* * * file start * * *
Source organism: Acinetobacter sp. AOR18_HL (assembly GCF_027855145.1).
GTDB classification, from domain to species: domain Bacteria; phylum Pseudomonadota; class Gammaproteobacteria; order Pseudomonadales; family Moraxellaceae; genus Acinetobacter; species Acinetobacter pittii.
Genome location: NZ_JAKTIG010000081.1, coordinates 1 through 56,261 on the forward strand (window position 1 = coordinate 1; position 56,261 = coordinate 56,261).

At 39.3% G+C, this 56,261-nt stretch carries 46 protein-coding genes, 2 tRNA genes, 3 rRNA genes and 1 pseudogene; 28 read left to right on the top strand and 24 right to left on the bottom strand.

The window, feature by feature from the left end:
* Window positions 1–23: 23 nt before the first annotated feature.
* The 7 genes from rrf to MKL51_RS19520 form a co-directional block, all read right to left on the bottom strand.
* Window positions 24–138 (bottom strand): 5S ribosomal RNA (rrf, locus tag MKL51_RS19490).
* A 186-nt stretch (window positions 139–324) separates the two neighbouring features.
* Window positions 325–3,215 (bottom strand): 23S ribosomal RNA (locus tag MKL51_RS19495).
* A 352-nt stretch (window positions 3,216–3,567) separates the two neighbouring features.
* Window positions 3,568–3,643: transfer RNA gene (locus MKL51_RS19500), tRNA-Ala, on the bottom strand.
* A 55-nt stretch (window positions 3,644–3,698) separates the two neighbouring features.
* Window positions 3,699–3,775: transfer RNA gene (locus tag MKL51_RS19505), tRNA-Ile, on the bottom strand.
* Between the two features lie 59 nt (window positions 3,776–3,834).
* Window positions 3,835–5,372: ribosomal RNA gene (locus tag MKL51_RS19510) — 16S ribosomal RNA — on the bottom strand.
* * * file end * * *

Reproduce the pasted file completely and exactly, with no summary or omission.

Source organism: Acinetobacter sp. AOR18_HL (assembly GCF_027855145.1).
GTDB classification, from domain to species: domain Bacteria; phylum Pseudomonadota; class Gammaproteobacteria; order Pseudomonadales; family Moraxellaceae; genus Acinetobacter; species Acinetobacter pittii.
Genome location: NZ_JAKTIG010000081.1, coordinates 1 through 56,261 on the forward strand (window position 1 = coordinate 1; position 56,261 = coordinate 56,261).

At 39.3% G+C, this 56,261-nt stretch carries 46 protein-coding genes, 2 tRNA genes, 3 rRNA genes and 1 pseudogene; 28 read left to right on the top strand and 24 right to left on the bottom strand.

The window, feature by feature from the left end:
* Window positions 1–23: 23 nt before the first annotated feature.
* The 7 genes from rrf to MKL51_RS19520 form a co-directional block, all read right to left on the bottom strand.
* Window positions 24–138 (bottom strand): 5S ribosomal RNA (rrf, locus tag MKL51_RS19490).
* A 186-nt stretch (window positions 139–324) separates the two neighbouring features.
* Window positions 325–3,215 (bottom strand): 23S ribosomal RNA (locus tag MKL51_RS19495).
* A 352-nt stretch (window positions 3,216–3,567) separates the two neighbouring features.
* Window positions 3,568–3,643: transfer RNA gene (locus MKL51_RS19500), tRNA-Ala, on the bottom strand.
* A 55-nt stretch (window positions 3,644–3,698) separates the two neighbouring features.
* Window positions 3,699–3,775: transfer RNA gene (locus tag MKL51_RS19505), tRNA-Ile, on the bottom strand.
* Between the two features lie 59 nt (window positions 3,776–3,834).
* Window positions 3,835–5,372: ribosomal RNA gene (locus tag MKL51_RS19510) — 16S ribosomal RNA — on the bottom strand.